FIU Poll: U.S Hispanics Consider themselves Moderate, Dislike ‘LatinX’ Label

FIU Poll: U.S Hispanics Consider themselves Moderate, Dislike ‘LatinX’ Label

Javier Manjarres
Javier Manjarres
December 14, 2023

It’s official: Hispanics in the U.S. continue to refuse to refer to themselves as LatinX. Nearly 80% refer to themselves as Hispanics versus 1.3% as LatinX, revealed Florida International University’s (FIU) Annual Hispanic Public Opinion Survey unveiled this Wednesday.

Are Hispanics Mostly Democrat or Republican?

While most Hispanics remain registered Democrats, support for the party is eroding, said  Eduardo Gamarra, FIU’s Latino Public Opinion Forum director, and the survey’s author, “which could be a determining factor, especially in swing states like Florida, where 2-3% could mean the outcome of the election.”

A majority of U.S. Hispanics identify as Democrats (56%) versus Republicans (26%), while 14% say they are Independent.

Additionally, although 58.4% consider that the Democratic Party best represents their values, versus 24.1% who think it’s the Republican Party, 17.5% say neither party represents them, or they don’t know.

Interestingly enough, nearly 20% of respondents said that they had considered switching political parties this past year, and, of those, most (61%) said they left the Democratic Party, 38% to the Republican Party and 23% became Independent.

Contrary to general perceptions, most Hispanics consider themselves “middle of the road” (35.2%) or liberal (39.3%), versus conservative (21.8%).

2024: Biden or Trump?

Most Hispanics do not want either as presidential candidate. 44.7% say they do not want Biden to run again, with Trump fairing worse, 57.2% say they don’t want him to run and 32% want him to run. If the elections were tomorrow, 53.4% would vote for Biden and 33.2% would vote for Trump. However, 13.4% don’t know who they would vote for.

More than half of respondents believe the U.S. is heading in the wrong direction (52.9%), and most said that the economy was the main challenge facing the country (inflation/cost of living: 20%; economy/poverty: 16.6%).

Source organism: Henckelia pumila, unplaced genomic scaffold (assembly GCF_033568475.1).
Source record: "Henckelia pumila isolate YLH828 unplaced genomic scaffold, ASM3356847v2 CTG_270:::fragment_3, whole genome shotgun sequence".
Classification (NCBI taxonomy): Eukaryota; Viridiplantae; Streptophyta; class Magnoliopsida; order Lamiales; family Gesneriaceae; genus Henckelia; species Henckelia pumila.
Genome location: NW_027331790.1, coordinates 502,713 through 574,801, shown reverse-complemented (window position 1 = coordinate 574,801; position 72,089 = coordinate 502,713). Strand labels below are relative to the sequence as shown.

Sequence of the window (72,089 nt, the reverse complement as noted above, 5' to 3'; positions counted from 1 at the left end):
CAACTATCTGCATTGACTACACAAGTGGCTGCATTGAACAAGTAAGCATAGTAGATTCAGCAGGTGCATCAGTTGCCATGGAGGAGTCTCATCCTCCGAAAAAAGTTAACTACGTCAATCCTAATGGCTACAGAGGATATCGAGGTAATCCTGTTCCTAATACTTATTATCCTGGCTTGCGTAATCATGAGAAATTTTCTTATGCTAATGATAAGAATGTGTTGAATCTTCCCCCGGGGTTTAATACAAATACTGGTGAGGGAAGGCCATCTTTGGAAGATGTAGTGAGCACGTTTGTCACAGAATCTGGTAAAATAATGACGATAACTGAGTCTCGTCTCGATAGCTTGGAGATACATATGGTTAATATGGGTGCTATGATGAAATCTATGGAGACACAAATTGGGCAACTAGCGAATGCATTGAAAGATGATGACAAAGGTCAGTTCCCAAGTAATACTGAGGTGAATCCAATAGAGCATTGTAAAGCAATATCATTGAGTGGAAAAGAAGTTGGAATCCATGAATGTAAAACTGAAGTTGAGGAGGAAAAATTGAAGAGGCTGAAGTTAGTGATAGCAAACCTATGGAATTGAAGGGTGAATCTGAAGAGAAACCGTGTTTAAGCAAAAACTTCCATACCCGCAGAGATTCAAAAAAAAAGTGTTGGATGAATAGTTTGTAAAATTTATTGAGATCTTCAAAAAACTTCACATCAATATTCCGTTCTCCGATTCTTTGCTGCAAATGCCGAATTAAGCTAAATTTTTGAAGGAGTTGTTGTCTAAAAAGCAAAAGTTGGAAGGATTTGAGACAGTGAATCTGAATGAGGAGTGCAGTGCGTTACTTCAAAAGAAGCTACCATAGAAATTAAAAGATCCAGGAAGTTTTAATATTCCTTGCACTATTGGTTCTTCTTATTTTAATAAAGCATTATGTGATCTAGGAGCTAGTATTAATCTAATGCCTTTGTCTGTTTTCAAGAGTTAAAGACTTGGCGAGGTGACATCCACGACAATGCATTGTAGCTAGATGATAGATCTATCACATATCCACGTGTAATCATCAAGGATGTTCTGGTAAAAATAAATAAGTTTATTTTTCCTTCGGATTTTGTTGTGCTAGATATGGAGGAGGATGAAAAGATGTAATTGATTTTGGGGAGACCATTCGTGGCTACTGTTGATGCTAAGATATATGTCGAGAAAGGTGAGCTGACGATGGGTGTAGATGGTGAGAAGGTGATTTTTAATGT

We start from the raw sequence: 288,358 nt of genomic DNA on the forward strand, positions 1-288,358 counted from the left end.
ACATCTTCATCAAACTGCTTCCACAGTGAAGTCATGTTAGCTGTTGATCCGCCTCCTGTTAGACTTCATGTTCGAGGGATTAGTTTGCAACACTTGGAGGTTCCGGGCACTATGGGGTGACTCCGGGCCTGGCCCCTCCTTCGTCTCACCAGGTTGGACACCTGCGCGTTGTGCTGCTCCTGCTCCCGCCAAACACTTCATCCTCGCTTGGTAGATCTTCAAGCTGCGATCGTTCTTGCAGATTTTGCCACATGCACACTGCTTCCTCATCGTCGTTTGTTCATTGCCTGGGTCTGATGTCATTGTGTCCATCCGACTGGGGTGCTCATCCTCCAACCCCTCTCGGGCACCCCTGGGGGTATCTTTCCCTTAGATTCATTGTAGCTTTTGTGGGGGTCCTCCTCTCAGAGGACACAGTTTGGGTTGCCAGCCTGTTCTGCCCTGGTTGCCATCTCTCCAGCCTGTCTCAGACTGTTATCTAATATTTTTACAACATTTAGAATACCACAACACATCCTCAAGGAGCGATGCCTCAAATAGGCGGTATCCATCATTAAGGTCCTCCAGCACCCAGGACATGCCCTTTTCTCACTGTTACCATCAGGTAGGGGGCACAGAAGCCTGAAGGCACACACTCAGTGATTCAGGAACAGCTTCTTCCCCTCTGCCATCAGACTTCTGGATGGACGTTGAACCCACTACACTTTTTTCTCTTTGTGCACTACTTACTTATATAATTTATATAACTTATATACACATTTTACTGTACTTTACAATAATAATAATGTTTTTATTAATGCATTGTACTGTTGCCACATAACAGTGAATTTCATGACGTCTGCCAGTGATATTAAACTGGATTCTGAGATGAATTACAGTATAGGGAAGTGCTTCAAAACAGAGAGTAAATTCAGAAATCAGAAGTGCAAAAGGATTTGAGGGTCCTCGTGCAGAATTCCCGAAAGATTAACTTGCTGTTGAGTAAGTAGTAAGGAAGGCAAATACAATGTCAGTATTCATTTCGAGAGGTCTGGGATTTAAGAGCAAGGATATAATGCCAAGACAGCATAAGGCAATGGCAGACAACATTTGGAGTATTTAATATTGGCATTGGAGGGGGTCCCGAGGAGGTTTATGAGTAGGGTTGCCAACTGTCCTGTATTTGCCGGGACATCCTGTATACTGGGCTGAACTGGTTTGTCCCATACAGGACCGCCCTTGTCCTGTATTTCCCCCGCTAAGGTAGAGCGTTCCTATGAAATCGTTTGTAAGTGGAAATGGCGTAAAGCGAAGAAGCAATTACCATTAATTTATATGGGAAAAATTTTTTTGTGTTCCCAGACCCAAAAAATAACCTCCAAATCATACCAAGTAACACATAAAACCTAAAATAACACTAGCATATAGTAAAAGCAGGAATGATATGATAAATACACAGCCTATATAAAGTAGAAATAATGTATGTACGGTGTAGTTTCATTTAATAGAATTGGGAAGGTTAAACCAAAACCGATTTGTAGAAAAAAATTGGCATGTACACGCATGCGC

Support for Biden has eroded from 67% in 2020 to 43.8% today.

73.8% say they are very likely to vote in the next presidential election.

Candidates’ Foreign Policy Views are Key for their Voting Decision

An overwhelming number of respondents (88%) said that foreign policy views of a candidate are important in their voting decisions, something that struck Gamarra as a key insight for potential U.S. presidential candidates.

In terms of how to deal with non-democratic governments like Cuba, Venezuela and Nicaragua, 46% of respondents said the U.S. should negotiate or engage with them, while 20% said the U.S. should exert maximum pressure and 18% said we should have nothing to do with them at all.

A majority of respondents surveyed (45.2%) agreed that the U.S. should provide humanitarian assistance to non-democratic countries like Cuba and Venezuela to address the crises fueling mass migration, even in the absence of a political solution, versus 17% who disagreed.

As far as how to deal with U.S adversaries China, Russia, and Iran in Latin America, 34% said the U.S. should do its best to keep these countries out of our Hemisphere, and 29.7% said the U.S. should promote U.S investments to compete with them, while only 18% said the U.S should step aside.

The majority of respondents surveyed (54.5%) agreed that economic sanctions have not worked and it’s time to revise them and try something else, while only 10.5% disagreed. However, 47.6% agreed that economic sanctions should be maintained until non-democratic governments allow a democratic transition to occur, regardless of their effectiveness.

Gamarra believes that this apparent contradiction results from the fact that the U.S. government “has not provided any other foreign policy options” but sanctions and therefore, “people don’t know what the alternative [to sanctions] is.”

Nationally, Hispanics are tepid about the Biden administration’s policies for both Cuba and Venezuela, with nearly half saying they neither agree nor disagree with its policies or don’t know about them.

The 1,221 poll respondents were randomly selected from registered voters in the 22 U.S. states with the highest concentration of Hispanics, according to the U.S. Census. They were surveyed from Nov. 18 to Dec. 3, 2023. The survey results have a margin of error of ±2.8%.

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Javier Manjarres

Javier Manjarres

Javier Manjarres is a nationally renowned award-winning political journalist and Publisher of,,, and He enjoys traveling, playing soccer, mixed martial arts, weight-lifting, swimming, and biking. Javier is also a political consultant and has also authored "BROWN PEOPLE," which is a book about Hispanic Politics. Follow on Twitter: @JavManjarres Email him at

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